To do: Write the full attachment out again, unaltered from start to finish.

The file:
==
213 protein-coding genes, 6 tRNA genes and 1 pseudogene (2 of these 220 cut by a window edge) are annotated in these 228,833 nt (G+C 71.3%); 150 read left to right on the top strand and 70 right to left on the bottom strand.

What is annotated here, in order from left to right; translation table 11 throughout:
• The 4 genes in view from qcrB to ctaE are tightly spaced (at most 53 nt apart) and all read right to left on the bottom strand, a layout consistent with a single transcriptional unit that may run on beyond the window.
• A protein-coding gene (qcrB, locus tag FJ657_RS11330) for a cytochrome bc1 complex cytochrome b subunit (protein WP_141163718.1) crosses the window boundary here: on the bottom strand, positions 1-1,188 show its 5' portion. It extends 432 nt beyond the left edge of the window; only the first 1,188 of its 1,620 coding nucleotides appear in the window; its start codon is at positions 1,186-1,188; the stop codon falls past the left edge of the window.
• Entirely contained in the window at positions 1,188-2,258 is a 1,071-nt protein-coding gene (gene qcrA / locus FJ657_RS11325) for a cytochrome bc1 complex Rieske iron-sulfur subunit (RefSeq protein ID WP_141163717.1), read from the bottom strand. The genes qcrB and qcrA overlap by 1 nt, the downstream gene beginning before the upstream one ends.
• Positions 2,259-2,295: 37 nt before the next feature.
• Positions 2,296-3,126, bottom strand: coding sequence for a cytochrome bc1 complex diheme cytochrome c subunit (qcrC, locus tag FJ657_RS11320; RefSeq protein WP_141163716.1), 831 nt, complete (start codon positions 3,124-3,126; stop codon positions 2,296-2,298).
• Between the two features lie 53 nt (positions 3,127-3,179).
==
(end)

213 protein-coding genes, 6 tRNA genes and 1 pseudogene (2 of these 220 cut by a window edge) are annotated in these 228,833 nt (G+C 71.3%); 150 read left to right on the top strand and 70 right to left on the bottom strand.

What is annotated here, in order from left to right; translation table 11 throughout:
• The 4 genes in view from qcrB to ctaE are tightly spaced (at most 53 nt apart) and all read right to left on the bottom strand, a layout consistent with a single transcriptional unit that may run on beyond the window.
• A protein-coding gene (qcrB, locus tag FJ657_RS11330) for a cytochrome bc1 complex cytochrome b subunit (protein WP_141163718.1) crosses the window boundary here: on the bottom strand, positions 1-1,188 show its 5' portion. It extends 432 nt beyond the left edge of the window; only the first 1,188 of its 1,620 coding nucleotides appear in the window; its start codon is at positions 1,186-1,188; the stop codon falls past the left edge of the window.
• Entirely contained in the window at positions 1,188-2,258 is a 1,071-nt protein-coding gene (gene qcrA / locus FJ657_RS11325) for a cytochrome bc1 complex Rieske iron-sulfur subunit (RefSeq protein ID WP_141163717.1), read from the bottom strand. The genes qcrB and qcrA overlap by 1 nt, the downstream gene beginning before the upstream one ends.
• Positions 2,259-2,295: 37 nt before the next feature.
• Positions 2,296-3,126, bottom strand: coding sequence for a cytochrome bc1 complex diheme cytochrome c subunit (qcrC, locus tag FJ657_RS11320; RefSeq protein WP_141163716.1), 831 nt, complete (start codon positions 3,124-3,126; stop codon positions 2,296-2,298).
• Between the two features lie 53 nt (positions 3,127-3,179).